Whilst we should be out digging over the allotment and tackling the ever growing mounds of weeds, October’s bumper apple crop has provided us with a welcome distraction and, dare we say, excuse to stay in the comfort of the kitchen to peel, core and preserve. Many of our apples this year have been bartered for at one or other of our Food Swaps, which were awash with numerous varieties of dessert and cooking apples.
One of the more unusual varieties we came across at a Food Swap in Conwy, Wales was the Catshead apple, a large conical shaped fruit, named due to its supposed resemblance in shape to a cat’s head. Catshead apples are apparently one of the oldest known varieties in England, originating in the pre 1600’s. They require little additional sugar as they’re sweeter than your average cooking apple, they keep well for between one to two months and are perfect stewed.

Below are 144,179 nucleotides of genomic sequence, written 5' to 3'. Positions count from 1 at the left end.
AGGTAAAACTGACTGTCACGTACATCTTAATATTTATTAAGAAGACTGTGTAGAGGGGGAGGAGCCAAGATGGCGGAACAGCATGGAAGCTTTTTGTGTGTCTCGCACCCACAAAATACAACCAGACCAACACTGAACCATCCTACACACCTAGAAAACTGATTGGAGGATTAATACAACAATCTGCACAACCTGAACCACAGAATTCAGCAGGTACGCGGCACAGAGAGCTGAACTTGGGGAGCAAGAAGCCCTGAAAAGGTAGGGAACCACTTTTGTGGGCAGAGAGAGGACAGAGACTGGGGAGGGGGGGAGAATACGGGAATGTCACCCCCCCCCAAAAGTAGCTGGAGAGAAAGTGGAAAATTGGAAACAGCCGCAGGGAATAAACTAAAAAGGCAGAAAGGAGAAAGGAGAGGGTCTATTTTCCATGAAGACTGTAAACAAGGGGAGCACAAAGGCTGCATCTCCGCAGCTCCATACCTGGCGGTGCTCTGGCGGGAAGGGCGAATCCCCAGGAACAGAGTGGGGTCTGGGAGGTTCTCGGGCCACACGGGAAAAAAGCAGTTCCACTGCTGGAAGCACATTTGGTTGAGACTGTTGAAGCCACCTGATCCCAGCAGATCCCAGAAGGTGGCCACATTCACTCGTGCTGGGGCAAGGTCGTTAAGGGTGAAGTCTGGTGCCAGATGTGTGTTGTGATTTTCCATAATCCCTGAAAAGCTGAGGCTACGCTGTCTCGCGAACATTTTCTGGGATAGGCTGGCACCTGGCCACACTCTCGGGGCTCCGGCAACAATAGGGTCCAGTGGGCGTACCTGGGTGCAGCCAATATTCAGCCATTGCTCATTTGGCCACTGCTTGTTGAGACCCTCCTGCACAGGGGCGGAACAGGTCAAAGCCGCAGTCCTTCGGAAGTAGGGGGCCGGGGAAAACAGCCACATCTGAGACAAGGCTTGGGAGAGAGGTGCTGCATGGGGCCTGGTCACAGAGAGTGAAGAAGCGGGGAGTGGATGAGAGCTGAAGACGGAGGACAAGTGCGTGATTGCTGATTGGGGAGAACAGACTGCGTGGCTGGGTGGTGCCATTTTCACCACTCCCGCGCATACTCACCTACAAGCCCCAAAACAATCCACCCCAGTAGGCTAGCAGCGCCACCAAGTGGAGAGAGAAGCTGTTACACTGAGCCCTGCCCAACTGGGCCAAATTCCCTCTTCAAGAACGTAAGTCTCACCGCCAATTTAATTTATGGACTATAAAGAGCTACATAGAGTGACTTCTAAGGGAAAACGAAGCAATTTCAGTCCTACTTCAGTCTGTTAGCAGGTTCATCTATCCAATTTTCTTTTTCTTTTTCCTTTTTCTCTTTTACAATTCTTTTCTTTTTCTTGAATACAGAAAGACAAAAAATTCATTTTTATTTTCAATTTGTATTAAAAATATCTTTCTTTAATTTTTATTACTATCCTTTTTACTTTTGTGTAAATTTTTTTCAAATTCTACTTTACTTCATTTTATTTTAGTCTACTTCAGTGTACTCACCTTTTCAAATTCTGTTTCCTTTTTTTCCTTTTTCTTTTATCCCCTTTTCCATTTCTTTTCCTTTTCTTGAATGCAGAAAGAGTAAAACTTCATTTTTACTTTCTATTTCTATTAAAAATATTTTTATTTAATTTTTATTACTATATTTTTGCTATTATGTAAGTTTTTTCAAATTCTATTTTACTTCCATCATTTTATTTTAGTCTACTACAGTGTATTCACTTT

October 21st is of course Apple Day, our national celebration of all things apple related. What you may be surprised to discover is that it’s a relatively new celebration, initiated in 1990 by Common Ground, a charity that explores and champions the idea of local distinctiveness, mapping and capturing the customs and rituals particular to individual places. Their aim with Apple Day was to ‘create a calendar custom, an autumn holiday, both a celebration and a demonstration of the variety we are in danger of losing, not simply in apples, but in the richness and diversity of landscape, ecology and culture too.’ Their intriguing website is well worth exploring and includes a section on their projects around apples and orchards – click on the beautiful apple painting on their home page.